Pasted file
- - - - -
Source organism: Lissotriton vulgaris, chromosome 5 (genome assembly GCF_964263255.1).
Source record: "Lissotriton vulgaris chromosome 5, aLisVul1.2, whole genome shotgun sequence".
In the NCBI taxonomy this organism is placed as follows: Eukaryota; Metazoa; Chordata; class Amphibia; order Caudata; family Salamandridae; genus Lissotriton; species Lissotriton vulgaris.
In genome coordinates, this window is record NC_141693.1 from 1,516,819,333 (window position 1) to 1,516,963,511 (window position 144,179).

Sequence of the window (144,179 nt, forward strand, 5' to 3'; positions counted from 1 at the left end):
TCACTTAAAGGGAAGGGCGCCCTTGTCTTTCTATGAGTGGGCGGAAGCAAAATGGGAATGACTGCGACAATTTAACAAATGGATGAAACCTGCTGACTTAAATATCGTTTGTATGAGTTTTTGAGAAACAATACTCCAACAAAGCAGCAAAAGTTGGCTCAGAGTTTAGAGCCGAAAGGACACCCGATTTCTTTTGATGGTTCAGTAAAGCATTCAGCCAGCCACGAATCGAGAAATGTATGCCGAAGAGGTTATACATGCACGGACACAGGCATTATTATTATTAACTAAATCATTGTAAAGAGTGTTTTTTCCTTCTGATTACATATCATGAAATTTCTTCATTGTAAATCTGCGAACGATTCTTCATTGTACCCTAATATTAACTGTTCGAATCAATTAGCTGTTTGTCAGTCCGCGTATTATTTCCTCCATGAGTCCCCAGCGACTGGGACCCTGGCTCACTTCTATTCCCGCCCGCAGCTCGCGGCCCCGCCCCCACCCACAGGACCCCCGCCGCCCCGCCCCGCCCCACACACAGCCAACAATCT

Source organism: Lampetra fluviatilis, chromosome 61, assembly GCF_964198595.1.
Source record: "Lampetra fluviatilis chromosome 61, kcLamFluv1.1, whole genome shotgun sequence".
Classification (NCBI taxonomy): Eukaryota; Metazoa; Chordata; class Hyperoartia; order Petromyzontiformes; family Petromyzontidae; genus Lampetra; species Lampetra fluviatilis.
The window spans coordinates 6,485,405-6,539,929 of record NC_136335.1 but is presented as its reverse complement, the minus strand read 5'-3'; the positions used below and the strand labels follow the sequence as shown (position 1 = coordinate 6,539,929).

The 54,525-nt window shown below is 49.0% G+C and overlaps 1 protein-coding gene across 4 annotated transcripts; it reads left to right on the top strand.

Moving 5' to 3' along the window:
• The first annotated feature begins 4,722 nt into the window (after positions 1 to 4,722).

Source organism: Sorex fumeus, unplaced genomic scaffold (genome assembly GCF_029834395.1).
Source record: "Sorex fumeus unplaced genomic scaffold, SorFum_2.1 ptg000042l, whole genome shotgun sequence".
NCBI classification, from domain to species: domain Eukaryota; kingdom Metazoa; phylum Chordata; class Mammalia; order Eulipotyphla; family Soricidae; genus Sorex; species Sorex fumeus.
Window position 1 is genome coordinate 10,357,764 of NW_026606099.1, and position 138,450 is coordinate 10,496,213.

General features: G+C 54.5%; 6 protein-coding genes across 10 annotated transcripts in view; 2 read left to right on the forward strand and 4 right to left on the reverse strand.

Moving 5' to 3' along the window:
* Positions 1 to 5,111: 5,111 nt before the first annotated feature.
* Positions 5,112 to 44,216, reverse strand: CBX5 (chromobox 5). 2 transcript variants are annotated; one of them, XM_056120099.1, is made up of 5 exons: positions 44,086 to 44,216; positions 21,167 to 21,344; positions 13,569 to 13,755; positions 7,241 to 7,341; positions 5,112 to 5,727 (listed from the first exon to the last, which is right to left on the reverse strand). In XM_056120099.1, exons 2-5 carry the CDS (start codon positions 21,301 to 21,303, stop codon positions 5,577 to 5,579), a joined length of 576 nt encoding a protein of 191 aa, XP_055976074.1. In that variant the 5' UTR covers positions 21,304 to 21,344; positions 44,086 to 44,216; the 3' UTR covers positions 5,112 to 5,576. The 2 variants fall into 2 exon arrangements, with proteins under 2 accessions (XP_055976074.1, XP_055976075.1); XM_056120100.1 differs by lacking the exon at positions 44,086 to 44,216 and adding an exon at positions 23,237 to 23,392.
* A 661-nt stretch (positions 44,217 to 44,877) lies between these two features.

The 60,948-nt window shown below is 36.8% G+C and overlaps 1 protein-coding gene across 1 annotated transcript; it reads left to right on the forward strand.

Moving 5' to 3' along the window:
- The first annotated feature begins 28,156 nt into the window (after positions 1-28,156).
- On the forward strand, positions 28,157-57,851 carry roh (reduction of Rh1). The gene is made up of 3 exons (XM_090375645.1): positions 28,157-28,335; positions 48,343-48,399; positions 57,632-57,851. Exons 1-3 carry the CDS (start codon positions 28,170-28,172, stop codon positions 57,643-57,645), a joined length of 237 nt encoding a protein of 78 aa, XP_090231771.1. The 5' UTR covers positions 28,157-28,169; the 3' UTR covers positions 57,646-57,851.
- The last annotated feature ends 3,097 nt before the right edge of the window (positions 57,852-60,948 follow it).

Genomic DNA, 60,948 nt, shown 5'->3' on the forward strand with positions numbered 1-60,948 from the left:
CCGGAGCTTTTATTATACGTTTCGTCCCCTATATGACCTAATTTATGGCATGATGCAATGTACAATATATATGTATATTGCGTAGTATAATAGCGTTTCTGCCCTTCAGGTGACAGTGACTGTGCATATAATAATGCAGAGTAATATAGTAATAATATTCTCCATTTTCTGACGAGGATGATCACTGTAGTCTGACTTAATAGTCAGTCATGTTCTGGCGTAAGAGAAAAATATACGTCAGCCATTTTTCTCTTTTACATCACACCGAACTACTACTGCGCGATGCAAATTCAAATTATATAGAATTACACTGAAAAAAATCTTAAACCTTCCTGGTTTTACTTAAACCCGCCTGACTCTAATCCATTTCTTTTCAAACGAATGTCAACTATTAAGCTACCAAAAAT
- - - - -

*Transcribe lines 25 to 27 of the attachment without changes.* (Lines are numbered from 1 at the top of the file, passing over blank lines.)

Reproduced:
- The first annotated feature begins 28,156 nt into the window (after positions 1-28,156).
- On the forward strand, positions 28,157-57,851 carry roh (reduction of Rh1). The gene is made up of 3 exons (XM_090375645.1): positions 28,157-28,335; positions 48,343-48,399; positions 57,632-57,851. Exons 1-3 carry the CDS (start codon positions 28,170-28,172, stop codon positions 57,643-57,645), a joined length of 237 nt encoding a protein of 78 aa, XP_090231771.1. The 5' UTR covers positions 28,157-28,169; the 3' UTR covers positions 57,646-57,851.
- The last annotated feature ends 3,097 nt before the right edge of the window (positions 57,852-60,948 follow it).